The zoo, which opened in 1973, was “a full-on zoo, with lions, an elephant and bears in enclosures. They would bring animals in with a minder,” says Sheelyn. Finally, by the 1980s, her mother had had enough of the zoo and issued an ultimatum. “She said, ‘One of us has to go, the lions or me’. She didn’t like the idea of them being so close, and anyway zoos were no longer the thing to be doing.”
While Sheelyn’s father began running the estate from a young age, her grandfather Denis Edward, the 10th Marquess of Sligo, was in his mid-40s and an artist living in London when he inherited Westport House. “His father was next in line but was killed in the war, so it went to him. He was a Londoner and it was a difficult move, it was not a great time in Ireland for landlords with compulsory acquisitions.” The main entrance to the house at Church Lane was acquired for public housing.
Denis Edward immersed himself in the history of the house, even writing a book called Westport House and the Brownes. Her grandmother Jose wasn’t as keen on Westport but eventually resigned herself to her lot and threw herself into decorating the house before it was opened to the public in 1960, a pioneering venture at the time in an area that was depressed and seen as remote.
“They realised they had to become commercial, and really that is when my father took over. My grandfather was really into the history and the land and farming, it was dad who went out there to get the families in and the attractions in.”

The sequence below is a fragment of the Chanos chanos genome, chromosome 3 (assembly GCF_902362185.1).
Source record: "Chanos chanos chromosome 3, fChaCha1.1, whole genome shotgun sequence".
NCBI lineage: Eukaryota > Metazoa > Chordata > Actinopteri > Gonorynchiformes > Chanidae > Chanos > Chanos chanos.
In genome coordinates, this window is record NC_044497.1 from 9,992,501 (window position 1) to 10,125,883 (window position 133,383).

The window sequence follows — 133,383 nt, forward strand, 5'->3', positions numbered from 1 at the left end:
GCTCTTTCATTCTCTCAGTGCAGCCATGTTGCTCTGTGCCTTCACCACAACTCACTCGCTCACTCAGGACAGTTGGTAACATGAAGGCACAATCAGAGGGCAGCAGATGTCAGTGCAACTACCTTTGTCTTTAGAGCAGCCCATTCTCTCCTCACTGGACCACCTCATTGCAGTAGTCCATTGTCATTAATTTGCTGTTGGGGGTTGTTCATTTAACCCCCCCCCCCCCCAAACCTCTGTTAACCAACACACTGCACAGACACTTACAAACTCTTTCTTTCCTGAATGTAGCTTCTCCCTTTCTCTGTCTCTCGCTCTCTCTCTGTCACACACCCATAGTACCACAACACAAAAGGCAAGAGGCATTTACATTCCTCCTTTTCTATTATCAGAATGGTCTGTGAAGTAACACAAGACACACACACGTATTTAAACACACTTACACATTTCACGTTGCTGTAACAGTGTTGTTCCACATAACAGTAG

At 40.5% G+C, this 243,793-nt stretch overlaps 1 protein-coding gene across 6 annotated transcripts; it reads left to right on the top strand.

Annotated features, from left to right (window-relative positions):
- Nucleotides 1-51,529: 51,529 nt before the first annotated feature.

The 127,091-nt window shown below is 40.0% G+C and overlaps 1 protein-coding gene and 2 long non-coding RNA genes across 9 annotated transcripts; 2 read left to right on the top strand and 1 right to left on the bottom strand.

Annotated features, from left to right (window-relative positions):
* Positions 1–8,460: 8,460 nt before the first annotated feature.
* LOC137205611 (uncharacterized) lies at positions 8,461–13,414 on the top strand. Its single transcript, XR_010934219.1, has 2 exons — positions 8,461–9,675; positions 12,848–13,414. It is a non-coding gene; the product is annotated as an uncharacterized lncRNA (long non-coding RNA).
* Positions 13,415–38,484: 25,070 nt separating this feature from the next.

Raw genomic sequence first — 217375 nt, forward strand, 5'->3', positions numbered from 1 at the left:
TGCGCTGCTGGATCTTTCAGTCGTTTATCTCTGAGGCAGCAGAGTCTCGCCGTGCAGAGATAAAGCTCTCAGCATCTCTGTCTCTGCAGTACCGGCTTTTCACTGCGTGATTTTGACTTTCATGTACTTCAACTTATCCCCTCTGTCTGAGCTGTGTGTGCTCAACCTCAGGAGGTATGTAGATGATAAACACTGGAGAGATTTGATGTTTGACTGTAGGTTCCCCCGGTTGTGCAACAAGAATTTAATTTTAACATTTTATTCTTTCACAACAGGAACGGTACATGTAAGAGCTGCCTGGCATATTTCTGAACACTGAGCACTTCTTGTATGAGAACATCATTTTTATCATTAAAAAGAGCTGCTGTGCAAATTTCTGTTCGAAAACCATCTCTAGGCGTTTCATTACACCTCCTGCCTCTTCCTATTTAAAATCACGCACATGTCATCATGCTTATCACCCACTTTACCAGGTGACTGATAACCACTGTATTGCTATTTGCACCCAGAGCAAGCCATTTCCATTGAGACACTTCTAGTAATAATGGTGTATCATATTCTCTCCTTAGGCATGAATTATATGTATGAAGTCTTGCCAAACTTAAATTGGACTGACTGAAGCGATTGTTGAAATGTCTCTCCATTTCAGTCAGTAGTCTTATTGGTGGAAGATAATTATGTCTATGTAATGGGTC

Fast forward over 50 years and it appears that thanks to the relentless efforts of several generations of Brownes, Westport House finally has financial sustainability within its grasp. The reopening of the pedestrian entrance at Church Lane in October re-established the connection between the big house and the town and provides tourists with more direct access .
For Sheelyn, all the exciting plans for the estate are serving one end, the preservation of the historic house. “My interest is in the the house, if it wasn’t here, I’d be gone. Everything we do is about saving the house. There isn’t another Westport House in Ireland, there is no feeling this is a museum, there is a real family still here and you can get up close to a painting and look at it. Some say that is too lackadaisical, but we’ve never had anything stolen, people respect that . The plan is to slowly keep adding to the product, Thank God we never went down the hotel route, we really have something special.”